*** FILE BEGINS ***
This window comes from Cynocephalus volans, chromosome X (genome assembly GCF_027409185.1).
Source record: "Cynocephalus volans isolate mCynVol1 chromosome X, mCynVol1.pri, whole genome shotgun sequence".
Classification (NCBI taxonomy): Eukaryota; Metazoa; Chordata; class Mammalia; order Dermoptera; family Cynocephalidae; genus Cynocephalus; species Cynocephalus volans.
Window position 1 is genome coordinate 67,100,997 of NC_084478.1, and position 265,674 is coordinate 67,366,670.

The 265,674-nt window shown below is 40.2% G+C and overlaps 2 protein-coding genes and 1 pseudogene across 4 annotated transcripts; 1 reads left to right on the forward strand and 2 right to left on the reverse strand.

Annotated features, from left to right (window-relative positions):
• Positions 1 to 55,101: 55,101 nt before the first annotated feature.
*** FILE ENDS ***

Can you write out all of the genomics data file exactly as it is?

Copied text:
This window comes from Cynocephalus volans, chromosome X (genome assembly GCF_027409185.1).
Source record: "Cynocephalus volans isolate mCynVol1 chromosome X, mCynVol1.pri, whole genome shotgun sequence".
Classification (NCBI taxonomy): Eukaryota; Metazoa; Chordata; class Mammalia; order Dermoptera; family Cynocephalidae; genus Cynocephalus; species Cynocephalus volans.
Window position 1 is genome coordinate 67,100,997 of NC_084478.1, and position 265,674 is coordinate 67,366,670.

The 265,674-nt window shown below is 40.2% G+C and overlaps 2 protein-coding genes and 1 pseudogene across 4 annotated transcripts; 1 reads left to right on the forward strand and 2 right to left on the reverse strand.

Annotated features, from left to right (window-relative positions):
• Positions 1 to 55,101: 55,101 nt before the first annotated feature.